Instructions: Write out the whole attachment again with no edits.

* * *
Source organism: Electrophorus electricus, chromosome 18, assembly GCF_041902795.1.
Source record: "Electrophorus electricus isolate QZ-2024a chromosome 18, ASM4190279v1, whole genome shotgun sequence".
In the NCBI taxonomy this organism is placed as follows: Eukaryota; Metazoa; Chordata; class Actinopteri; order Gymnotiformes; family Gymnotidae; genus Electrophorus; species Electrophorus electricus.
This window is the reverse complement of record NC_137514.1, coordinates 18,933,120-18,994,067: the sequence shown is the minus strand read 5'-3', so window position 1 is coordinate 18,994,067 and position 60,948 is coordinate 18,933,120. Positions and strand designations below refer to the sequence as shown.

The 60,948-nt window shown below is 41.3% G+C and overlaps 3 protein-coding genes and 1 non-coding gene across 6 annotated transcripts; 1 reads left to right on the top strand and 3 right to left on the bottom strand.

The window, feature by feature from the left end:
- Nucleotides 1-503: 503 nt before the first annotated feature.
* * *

Source organism: Electrophorus electricus, chromosome 18, assembly GCF_041902795.1.
Source record: "Electrophorus electricus isolate QZ-2024a chromosome 18, ASM4190279v1, whole genome shotgun sequence".
In the NCBI taxonomy this organism is placed as follows: Eukaryota; Metazoa; Chordata; class Actinopteri; order Gymnotiformes; family Gymnotidae; genus Electrophorus; species Electrophorus electricus.
This window is the reverse complement of record NC_137514.1, coordinates 18,933,120-18,994,067: the sequence shown is the minus strand read 5'-3', so window position 1 is coordinate 18,994,067 and position 60,948 is coordinate 18,933,120. Positions and strand designations below refer to the sequence as shown.

The 60,948-nt window shown below is 41.3% G+C and overlaps 3 protein-coding genes and 1 non-coding gene across 6 annotated transcripts; 1 reads left to right on the top strand and 3 right to left on the bottom strand.

The window, feature by feature from the left end:
- Nucleotides 1-503: 503 nt before the first annotated feature.